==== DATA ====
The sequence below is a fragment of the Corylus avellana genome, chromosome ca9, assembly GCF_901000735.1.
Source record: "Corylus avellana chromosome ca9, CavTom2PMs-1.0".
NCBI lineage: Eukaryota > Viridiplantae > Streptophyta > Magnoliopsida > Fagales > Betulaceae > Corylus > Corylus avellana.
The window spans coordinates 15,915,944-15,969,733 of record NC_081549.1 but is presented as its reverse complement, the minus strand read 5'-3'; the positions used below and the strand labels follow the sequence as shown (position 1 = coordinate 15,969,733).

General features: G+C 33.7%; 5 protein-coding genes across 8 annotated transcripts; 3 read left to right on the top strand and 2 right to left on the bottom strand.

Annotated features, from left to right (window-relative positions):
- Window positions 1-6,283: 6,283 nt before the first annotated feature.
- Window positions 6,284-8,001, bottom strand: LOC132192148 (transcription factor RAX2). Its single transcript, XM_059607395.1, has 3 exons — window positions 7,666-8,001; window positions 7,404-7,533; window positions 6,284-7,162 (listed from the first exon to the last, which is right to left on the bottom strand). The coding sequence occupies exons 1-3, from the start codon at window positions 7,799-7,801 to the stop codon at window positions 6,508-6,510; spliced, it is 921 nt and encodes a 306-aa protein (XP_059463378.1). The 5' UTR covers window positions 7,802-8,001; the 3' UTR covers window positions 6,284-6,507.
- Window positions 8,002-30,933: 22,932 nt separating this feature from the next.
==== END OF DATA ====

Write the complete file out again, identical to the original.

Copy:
The sequence below is a fragment of the Corylus avellana genome, chromosome ca9, assembly GCF_901000735.1.
Source record: "Corylus avellana chromosome ca9, CavTom2PMs-1.0".
NCBI lineage: Eukaryota > Viridiplantae > Streptophyta > Magnoliopsida > Fagales > Betulaceae > Corylus > Corylus avellana.
The window spans coordinates 15,915,944-15,969,733 of record NC_081549.1 but is presented as its reverse complement, the minus strand read 5'-3'; the positions used below and the strand labels follow the sequence as shown (position 1 = coordinate 15,969,733).

General features: G+C 33.7%; 5 protein-coding genes across 8 annotated transcripts; 3 read left to right on the top strand and 2 right to left on the bottom strand.

Annotated features, from left to right (window-relative positions):
- Window positions 1-6,283: 6,283 nt before the first annotated feature.
- Window positions 6,284-8,001, bottom strand: LOC132192148 (transcription factor RAX2). Its single transcript, XM_059607395.1, has 3 exons — window positions 7,666-8,001; window positions 7,404-7,533; window positions 6,284-7,162 (listed from the first exon to the last, which is right to left on the bottom strand). The coding sequence occupies exons 1-3, from the start codon at window positions 7,799-7,801 to the stop codon at window positions 6,508-6,510; spliced, it is 921 nt and encodes a 306-aa protein (XP_059463378.1). The 5' UTR covers window positions 7,802-8,001; the 3' UTR covers window positions 6,284-6,507.
- Window positions 8,002-30,933: 22,932 nt separating this feature from the next.